NASA developing atomic optics to detect gravity waves
Gravity waves are the big ticket item of physics. Predicted by Albert Einstein in 1916 as part of his general theory of relativity, these waves could help scientists solve many mysteries about the origin of the universe – if they could detect them. In an attempt to do this, researchers at Stanford University and NASA’s Goddard Space Flight Center are developing a new atomic interferometry technique that may be sensitive enough to record gravity waves for the first time.
Gravity waves are ripples in the space-time continuum caused by catastrophic events like colliding supermassive stars or the Big Bang. When they’re generated, it’s as if the universe was ringing like a gong. If they could be studied, these waves could provide scientists with a treasure trove of information on everything from black holes to being able to see back to the earliest moments of the Big Bang.
Artist's concept of the cataclysmic merging of a binary star system generating gravity waves (Image: NASA)
The problem for scientists is that these waves are very faint and when the Earth passes through one it expands and contracts by less than the width of an atom. Not surprisingly, this incredibly tiny response is extremely difficult to detect on even the most sensitive instruments. What the Stanford/Goddard team are trying to do in conjunction with AOSense, Inc. of Sunnyvale, California is to develop an interferometer that uses atoms instead of light to produce an ultrasensitive detector.
An interferometer is a device that can detect very small changes with great accuracy. The most familiar one from classroom laboratories uses light, though radio waves, x-rays and just about any other waves can be used. The basic principle is that a light ray is passed through a beam splitter and broken into two new beams. One beam travels along the original path and the other is sent off at a right angle. These beams are bounced off of mirrors and sent back the way they came and then the beam splitter directs both into a detector. The waves that make up the two beams then interfere with one another, forming a pattern.
The clever bit in all of this is that if something alters one of the beams, such as the distance traveled changing by the tiniest fraction, this changes the resulting pattern and from that scientists can deduce how big the change was. The sensitivity of the instrument depends on the wavelength used, the distance of the paths traveled and the stability of the instrument.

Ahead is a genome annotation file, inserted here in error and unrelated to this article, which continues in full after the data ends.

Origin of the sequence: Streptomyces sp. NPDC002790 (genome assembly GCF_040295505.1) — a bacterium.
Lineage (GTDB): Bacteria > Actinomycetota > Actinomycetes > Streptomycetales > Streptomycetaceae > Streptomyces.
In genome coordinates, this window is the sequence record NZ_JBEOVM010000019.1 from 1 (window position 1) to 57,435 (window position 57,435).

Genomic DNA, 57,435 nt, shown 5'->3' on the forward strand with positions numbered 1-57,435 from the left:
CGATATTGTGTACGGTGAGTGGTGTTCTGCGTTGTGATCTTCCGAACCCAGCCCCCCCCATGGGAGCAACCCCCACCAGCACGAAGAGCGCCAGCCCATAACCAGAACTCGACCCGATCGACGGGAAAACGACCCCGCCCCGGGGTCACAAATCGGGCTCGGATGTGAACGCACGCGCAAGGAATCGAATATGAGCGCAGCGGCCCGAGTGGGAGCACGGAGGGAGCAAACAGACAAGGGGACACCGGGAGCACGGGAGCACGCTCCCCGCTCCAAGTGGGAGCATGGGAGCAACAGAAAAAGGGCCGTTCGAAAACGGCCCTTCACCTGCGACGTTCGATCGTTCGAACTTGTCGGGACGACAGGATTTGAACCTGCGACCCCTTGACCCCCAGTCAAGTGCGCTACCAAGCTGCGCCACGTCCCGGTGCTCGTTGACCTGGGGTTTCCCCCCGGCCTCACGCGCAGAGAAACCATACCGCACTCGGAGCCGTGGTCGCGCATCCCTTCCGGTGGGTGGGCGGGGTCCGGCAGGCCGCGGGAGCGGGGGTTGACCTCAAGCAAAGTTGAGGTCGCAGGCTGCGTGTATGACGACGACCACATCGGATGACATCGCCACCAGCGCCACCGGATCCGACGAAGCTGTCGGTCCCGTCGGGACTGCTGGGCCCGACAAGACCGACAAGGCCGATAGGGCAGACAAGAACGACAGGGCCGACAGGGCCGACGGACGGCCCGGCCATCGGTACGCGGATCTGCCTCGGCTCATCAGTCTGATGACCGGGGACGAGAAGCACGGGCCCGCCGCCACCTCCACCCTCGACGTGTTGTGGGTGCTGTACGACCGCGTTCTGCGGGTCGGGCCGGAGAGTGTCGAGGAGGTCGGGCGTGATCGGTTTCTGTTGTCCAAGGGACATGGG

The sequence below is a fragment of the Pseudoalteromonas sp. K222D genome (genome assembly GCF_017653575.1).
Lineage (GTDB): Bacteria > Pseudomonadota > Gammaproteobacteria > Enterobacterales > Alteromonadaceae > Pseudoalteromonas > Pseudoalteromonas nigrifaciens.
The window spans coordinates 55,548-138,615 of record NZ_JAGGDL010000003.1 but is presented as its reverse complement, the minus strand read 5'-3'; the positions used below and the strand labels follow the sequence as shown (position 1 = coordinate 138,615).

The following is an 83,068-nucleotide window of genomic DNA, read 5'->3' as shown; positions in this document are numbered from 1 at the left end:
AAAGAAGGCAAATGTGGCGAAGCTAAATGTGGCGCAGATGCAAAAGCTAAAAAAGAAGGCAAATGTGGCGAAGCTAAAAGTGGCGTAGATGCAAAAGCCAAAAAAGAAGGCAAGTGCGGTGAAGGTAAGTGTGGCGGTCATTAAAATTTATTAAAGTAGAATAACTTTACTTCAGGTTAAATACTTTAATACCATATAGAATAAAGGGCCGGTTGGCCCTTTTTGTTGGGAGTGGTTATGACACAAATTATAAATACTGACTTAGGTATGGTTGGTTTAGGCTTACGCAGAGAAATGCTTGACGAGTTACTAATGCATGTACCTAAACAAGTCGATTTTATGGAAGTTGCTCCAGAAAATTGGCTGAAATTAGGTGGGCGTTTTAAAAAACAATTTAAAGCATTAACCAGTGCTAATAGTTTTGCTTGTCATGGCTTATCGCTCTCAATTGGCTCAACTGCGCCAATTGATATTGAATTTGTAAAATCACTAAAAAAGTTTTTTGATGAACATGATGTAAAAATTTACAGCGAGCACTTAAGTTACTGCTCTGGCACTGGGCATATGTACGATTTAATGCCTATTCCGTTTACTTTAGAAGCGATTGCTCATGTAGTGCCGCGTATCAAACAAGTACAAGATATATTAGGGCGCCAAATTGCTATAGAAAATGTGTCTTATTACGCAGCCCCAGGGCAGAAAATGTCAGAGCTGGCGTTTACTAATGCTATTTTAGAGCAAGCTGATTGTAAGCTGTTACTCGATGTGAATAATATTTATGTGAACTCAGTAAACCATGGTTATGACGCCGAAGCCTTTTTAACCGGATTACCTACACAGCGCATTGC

In the case of atomic interferometry, the Stanford/Goddard team is exploiting an oddity of quantum mechanics that states that if an atom is cooled to near absolute zero it takes on the properties of a wave. According to Mark Kasevich, a Stanford University professor and team member, "Atoms have a way of being in two places at once, making it analogous to light interferometry."
Drop tower at Stanford University used to test the broadband laser system (Photo: Stanford University)
What the team will do is insert a cloud of neutral rubidium atoms inside the 33-foot (10 m) drop tower in the basement of a Stanford University physics laboratory. As these atoms fall, they’ll be zapped with a laser to cool them down and spread them out. Because of the peculiarities of quantum mechanics, the rubidium atoms act like a light interferometer turned inside out with the lasers that make up the detector acting as the beam splitter and mirrors while the atoms give off “matter waves” due to a “superposition of states.”
The upshot of all of this is an interferometer that can detect a change of a picometer – that’s one trillionth of a meter. To put that into perspective, a helium atom is 62 picometers across.
The team hopes that this device will not only be sensitive enough to detect gravity waves, but that it will also be used for ultra-precise navigation for aircraft, submarines and asteroid-exploring probes. If the technique proves successful, the team plans to adapt it for a space mission consisting of three probes flying in a triangular formation 500 to 5,000 kilometers (310 to 3,100 mi) to form a gigantic atomic interferometer of even greater sensitivity.